And a fourth point while we’re here – people freely say that they rob and steal when they’ve been sanctioned. Some even say that they’d prefer to be in jail than trying to make it in the so-called real world. I’d say a society has reached a pivotal point when people say that they’d prefer jail or death to carrying on – that jail or death are their feasible options. Hope the work and pensions committee gets that. I’m pretty sure that the government gets it. And enjoys it. And is up for plenty more.
Let’s hear from a few people on some of these points:
Robbing and stealing:
“Only work I’m getting is if I become a drug dealer, or if I go and rob someone. That’s all I can do – go out and do illegal scrapping, or get some cash in hand. These lot in here – they don’t care. They are not trying to find me a job. They say “go out and look for a job.
“I’ve been signing on here for six years and I’ve been up down, up down, up down. I’ve been on every course you could possibly have, but I still ain’t got a job out of it. I want to do anything just to earn a pay packet, basically. I don’t want to live off the jobcentre for the rest of my life.
“I done every work programme that they can possibly give me. I been to Acton College to do their work programme. I been to Aldgate East to do their work programme. I been to Work Directions…
“Like before when they stopped my money, they said you ain’t got money to eat – go to a foodbank. They give you some little piece of paper saying this person is from the jobcentre and they need food, but I been down there and the food they give me wouldn’t even survive me for three days.”
“I went to Tescos to steal. I don’t care.”
“If you put the money in an alcoholic’s account, he’s just going to spend it. And then get evicted [for not paying rent]. Which is what they [the government] want…I have suffered here [at the jobcentre] from sanctions. I had to go shoplifting, because they stopped my money. When the police arrested me, I told them why. I told the courts – it was because [I was late] five minutes [to the jobcentre]. There’s no flexibility. I even produced a replacement bus ticket because the bus broke down. I was still sanctioned. When I signed on, they didn’t tell me that “your money ain’t going to be there.” Very nasty. So when I signed on, I went to draw my money. Nothing there. I didn’t eat for a day or two and my electricity….
“I go to prison and come out and go to prison and come out. My local is the Scrubs. They know me.”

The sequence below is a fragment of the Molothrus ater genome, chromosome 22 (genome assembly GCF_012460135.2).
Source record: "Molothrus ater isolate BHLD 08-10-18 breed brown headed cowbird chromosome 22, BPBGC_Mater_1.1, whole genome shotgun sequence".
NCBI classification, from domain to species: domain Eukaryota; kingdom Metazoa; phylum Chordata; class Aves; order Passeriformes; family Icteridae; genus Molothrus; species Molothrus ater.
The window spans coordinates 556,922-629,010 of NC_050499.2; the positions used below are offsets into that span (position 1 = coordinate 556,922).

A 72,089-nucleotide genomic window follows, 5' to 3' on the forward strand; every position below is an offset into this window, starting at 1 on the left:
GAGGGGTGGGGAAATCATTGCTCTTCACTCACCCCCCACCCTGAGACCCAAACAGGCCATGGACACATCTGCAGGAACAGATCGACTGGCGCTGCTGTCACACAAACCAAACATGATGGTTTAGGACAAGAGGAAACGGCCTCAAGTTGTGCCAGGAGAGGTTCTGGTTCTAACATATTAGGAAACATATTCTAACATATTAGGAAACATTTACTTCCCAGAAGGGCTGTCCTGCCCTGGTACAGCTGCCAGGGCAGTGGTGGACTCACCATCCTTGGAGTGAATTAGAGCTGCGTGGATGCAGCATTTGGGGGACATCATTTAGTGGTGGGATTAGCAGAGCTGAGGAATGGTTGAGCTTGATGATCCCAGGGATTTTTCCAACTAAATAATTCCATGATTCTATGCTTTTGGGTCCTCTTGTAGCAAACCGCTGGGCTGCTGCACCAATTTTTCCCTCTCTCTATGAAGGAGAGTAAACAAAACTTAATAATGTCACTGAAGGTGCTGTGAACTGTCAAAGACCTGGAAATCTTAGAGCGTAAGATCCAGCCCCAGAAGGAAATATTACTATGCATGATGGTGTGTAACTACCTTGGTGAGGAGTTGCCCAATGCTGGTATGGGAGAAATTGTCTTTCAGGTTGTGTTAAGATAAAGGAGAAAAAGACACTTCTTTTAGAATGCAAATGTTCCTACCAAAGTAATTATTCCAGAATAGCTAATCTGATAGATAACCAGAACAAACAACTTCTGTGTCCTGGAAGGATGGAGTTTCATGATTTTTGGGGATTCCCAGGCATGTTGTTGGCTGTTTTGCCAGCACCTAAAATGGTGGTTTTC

In and out of low-paid work:
“You can go into Ikea and they might say “go online” but they might say – “here’s an application form”. If it is your lucky day. That’s how you get a job if it is temporary. That happened to me [with a major retailer] over the Christmas period. [The woman I met at the store], she said “go online” but then she said “since you have come in, you can fill in an application form “and that’s how I got two months’ work over Christmas.”
“I’ve been on the work programme for two weeks – it was writing your CV, learning how to attach your CV to an email. But I can do that. It was to build your confidence. But what I need to do is find a job. I want just a job, any job.
“I have to come every two weeks to sign on. They are a bit stroppy. You can’t say nothing to them, because if you argue back to them, the security is there and they will sanction you…You come here like you’re some bloody scrounger….I used to work at McVitie’s for 22 years – you know, the factory. They gave us redundancy. Since then, I have done carework and I’ve worked in supermarkets. I think I’ll have to go back into carework…
“Sometimes,with care work, the hours are zero hours, so you don’t know this week if you would get 16 hours [the number of hours you must work under to claim JSA]. You may get ten or 11 hours and then you have to come here and sign on to make it up to the 16 hours. It’s impossible. You’re trapped and there’s no way out.”
Gio, 19. Kilburn jobcentre. Working part time as a supermarket manager and looking for a hardship loan. Didn’t want to go back to drug dealing for cash:
“I’m a manager and I’m still getting the minimum wage – £655 a month working about 25 hours. I showed them [the jobcentre] my payslips and I got a letter from my manager saying look, I need more help. I’m young and I got a kid and I don’t want to be on the streets drug dealing and stuff to earn the money, because I’ve been through that stage. The lady turns around and says “that is all we can do,” and I said “okay, well if that’s all you can do, I’m going to sort it out somehow.” I don’t want to go back to my old life… I work about 25 hours a week. It’s hard to work more [at the moment] because my wife is very ill. She’s had a cesarean. It will take her a couple of months. I just hope they help me.”